During these last four weeks, several people I know have noted, “This Lent is like one long Holy Saturday.”
In some ways, yes. It’s like we’re in suspended time. My teenager is having trouble keeping track of what day it is. I am, too. There’s not much to distinguish one day from another.
As of today, it’s been exactly four weeks since I’ve received the Eucharist. We attend the livestreamed Mass at our parish and are grateful to have that opportunity, but for me it only serves to increase my hunger for the sacraments.
Normally on Holy Saturday, we’re all focused on tomorrow. On any other Holy Saturday, I’d be putting together Easter treats for my kids (and for the one who lives two time zones away, I’d already have mailed something). I’d be ironing dress shirts and making sure I had every last ingredient I needed for a festive dinner with a special dessert (and maybe even appetizers if I was feeling extra ambitious). I’d be reviewing three or four responsorial psalms in advance of the Easter Vigil and double-checking my music binder to make sure everything for tonight and tomorrow was inside and in the right place.
This year, if I’m able to get potatoes, I’m thinking our festive Easter dinner (and all-day Easter project after online Mass) will be homemade pierogi.
This year, the tomorrow we’re focused on is the day we will be released from our own socially isolated “tombs” — the day we can once again leave our homes, visit with family and friends, be present at Mass.
For Jesus, that day was Easter. For us, it will be later.
But for today, let’s focus on Jesus’ tomorrow. Let’s focus on the Resurrection and the hope it signifies.
Today is the Feast of St. Francis. I didn’t get to Mass this morning, because I was substitute-teaching at Little Brother’s school.
But I told them that I could only do half a day today, because this afternoon, the Secular Franciscans were getting together for a little retreat led by our very own Secular Franciscan Deacon! Together we reflected on being Franciscan, on minority, poverty, commitment and renewal. We closed the retreat with Adoration and Benediction.
So what does it mean to be a Franciscan in today’s world? Among other things, it means that we decide to serve rather than to be served; to “rebuild the Church” person by person, and to witness that people are more important than things.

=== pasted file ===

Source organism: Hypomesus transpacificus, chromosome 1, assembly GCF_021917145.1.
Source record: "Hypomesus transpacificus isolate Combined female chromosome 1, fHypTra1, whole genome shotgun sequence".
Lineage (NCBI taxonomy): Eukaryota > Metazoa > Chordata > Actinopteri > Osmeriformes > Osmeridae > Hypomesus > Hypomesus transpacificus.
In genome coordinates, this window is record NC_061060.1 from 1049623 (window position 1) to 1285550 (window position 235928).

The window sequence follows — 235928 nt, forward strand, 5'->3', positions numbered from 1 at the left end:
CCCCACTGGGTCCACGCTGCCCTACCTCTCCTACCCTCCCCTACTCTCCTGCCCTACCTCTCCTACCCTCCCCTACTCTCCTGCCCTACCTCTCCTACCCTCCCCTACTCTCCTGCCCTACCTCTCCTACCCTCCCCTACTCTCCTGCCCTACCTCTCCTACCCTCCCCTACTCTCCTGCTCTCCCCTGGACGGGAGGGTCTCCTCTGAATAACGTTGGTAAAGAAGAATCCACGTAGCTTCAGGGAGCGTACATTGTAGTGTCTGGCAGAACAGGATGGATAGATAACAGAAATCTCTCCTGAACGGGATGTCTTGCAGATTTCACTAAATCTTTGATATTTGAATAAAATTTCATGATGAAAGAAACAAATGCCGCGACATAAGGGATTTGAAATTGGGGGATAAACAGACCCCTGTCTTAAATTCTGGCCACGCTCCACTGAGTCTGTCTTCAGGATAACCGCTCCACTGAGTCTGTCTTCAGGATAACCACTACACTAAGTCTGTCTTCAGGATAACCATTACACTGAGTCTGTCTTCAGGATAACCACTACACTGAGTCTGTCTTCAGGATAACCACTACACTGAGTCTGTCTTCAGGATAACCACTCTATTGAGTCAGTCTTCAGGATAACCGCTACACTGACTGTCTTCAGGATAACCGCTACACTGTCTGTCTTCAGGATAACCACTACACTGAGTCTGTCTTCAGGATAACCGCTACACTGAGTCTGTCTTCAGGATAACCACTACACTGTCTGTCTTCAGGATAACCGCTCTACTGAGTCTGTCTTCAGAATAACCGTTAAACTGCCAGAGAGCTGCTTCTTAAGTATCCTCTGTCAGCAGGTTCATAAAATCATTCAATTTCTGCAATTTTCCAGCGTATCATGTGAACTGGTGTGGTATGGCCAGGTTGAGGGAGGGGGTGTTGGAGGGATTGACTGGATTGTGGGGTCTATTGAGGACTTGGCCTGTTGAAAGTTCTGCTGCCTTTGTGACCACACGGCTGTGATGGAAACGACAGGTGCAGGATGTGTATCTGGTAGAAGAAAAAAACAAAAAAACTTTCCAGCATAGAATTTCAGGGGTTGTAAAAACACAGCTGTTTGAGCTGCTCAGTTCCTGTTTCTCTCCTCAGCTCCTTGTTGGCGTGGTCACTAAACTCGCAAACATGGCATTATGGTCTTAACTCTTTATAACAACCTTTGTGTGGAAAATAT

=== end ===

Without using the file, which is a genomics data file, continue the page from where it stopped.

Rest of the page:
And it means that we seek to surround ourselves with other who are striving for the same goal.
Today I am thankful for my Franciscan family! May this feast, and all days, be blessed.
Little Brother and I attended Mass together this morning. He paid attention to the readings and even to Father’s homily, which linked the “Magnificat” from the Gospel to both the Visitation and the life of St. Teresa Benedicta (Edith Stein).
That might seem like a stretch, but the gist of it was that “My being proclaims the greatness of the Lord” was central to the Blessed Mother’s life as well as to the martyrdom of St. Teresa.
After Mass was over, Little Brother asked me what the name of today’s feast was, again. He didn’t seem to be too familiar with the concept of the Assumption–especially after listening to a Gospel that told the story of the Visitation.
I told him that when most people die, only their soul goes to Heaven. But the Blessed Mother’s soul and body went to heaven upon her death.
It’s complicated. I can’t wrap my head around this mystery either.
Apparently neither can Little Brother, who then commented: “Mary could FLY? Wow, that’s COOL! I want to fly…”
I remember reading The Song of Bernadette when I was in high school. It was from my parents’ collection of Reader’s Digest Condensed Books.
This morning my children’s school celebrated Mass in honor of the day. (Instead of First Friday Mass, the school chooses feast days of certain saints and celebrates Mass on those days. And the children learn about those saints ahead of time!) Today the deacon preached about the Gospel (the wedding at Cana) and how the Blessed Mother told the waiters to do whatever Jesus told them to do. Then he told them the story of the apparitions at Lourdes, and how Saint Bernadette also did the will of God. Finally, he reminded them that they, too, should do whatever Jesus tells them.
I never did get around to reading the full version of The Song of Bernadette. But I think it’s time I did.